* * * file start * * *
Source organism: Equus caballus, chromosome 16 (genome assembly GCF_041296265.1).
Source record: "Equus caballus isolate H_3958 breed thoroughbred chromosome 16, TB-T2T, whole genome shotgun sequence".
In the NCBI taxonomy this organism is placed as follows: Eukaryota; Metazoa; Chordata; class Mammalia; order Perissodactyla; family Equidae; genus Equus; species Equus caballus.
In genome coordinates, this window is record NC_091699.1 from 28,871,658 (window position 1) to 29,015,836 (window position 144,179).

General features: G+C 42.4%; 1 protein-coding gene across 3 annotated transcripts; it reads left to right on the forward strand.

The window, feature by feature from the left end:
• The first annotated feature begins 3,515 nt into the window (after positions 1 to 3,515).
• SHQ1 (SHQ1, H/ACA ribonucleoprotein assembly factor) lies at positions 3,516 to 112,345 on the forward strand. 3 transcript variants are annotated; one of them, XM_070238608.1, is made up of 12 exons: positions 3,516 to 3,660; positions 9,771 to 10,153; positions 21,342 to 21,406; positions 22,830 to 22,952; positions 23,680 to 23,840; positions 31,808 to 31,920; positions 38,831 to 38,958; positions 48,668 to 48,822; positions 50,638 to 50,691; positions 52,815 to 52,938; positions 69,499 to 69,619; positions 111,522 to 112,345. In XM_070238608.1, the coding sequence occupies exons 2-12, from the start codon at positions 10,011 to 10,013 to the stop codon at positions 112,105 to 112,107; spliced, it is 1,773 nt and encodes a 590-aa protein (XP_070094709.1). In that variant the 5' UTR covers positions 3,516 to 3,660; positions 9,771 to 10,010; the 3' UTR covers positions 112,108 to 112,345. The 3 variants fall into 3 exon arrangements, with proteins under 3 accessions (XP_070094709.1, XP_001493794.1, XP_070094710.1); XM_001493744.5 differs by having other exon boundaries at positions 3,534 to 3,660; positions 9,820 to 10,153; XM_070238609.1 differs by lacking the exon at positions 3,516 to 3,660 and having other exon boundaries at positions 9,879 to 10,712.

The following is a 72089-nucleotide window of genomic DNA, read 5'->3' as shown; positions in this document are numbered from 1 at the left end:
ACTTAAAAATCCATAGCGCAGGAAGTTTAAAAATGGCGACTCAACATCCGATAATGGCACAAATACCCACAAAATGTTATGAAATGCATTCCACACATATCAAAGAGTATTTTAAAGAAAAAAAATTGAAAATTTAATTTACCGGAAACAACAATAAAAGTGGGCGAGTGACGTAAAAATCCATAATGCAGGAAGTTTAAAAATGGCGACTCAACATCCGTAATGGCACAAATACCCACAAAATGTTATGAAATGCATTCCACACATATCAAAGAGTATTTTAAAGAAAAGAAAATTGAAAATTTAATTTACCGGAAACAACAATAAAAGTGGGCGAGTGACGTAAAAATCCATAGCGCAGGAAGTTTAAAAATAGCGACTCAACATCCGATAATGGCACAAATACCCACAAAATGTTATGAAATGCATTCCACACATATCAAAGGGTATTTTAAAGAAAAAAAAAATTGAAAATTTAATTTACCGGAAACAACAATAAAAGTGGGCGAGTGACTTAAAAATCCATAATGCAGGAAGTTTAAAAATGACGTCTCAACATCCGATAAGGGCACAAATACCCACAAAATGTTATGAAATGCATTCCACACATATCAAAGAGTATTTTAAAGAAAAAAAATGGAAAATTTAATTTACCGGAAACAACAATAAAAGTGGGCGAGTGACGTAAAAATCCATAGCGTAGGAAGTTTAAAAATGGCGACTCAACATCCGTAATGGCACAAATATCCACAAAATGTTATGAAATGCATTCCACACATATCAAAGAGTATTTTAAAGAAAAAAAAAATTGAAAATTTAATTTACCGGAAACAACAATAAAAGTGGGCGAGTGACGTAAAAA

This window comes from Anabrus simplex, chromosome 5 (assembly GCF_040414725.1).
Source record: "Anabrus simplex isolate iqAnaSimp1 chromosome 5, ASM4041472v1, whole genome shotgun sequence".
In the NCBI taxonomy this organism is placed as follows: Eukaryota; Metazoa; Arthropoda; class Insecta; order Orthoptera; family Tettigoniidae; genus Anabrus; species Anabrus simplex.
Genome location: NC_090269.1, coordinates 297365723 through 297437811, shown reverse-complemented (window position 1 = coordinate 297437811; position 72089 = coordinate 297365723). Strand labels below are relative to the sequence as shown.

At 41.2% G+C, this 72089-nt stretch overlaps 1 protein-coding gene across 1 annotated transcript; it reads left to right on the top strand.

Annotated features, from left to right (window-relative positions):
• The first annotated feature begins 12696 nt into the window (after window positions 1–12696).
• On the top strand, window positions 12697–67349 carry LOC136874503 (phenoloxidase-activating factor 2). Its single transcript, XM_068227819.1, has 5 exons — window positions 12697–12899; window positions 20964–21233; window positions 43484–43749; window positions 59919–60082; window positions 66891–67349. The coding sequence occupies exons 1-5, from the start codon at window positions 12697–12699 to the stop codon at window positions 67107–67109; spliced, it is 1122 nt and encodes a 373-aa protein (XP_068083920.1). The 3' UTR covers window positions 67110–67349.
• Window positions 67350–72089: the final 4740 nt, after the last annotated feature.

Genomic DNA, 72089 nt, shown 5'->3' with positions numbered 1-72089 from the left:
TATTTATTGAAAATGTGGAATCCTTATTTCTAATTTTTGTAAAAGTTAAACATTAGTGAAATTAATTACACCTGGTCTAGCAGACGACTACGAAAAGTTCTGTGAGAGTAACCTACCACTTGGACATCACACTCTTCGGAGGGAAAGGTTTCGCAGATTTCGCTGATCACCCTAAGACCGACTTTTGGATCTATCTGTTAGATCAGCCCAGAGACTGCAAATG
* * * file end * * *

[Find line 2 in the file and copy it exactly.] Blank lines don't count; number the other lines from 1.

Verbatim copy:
Source record: "Equus caballus isolate H_3958 breed thoroughbred chromosome 16, TB-T2T, whole genome shotgun sequence".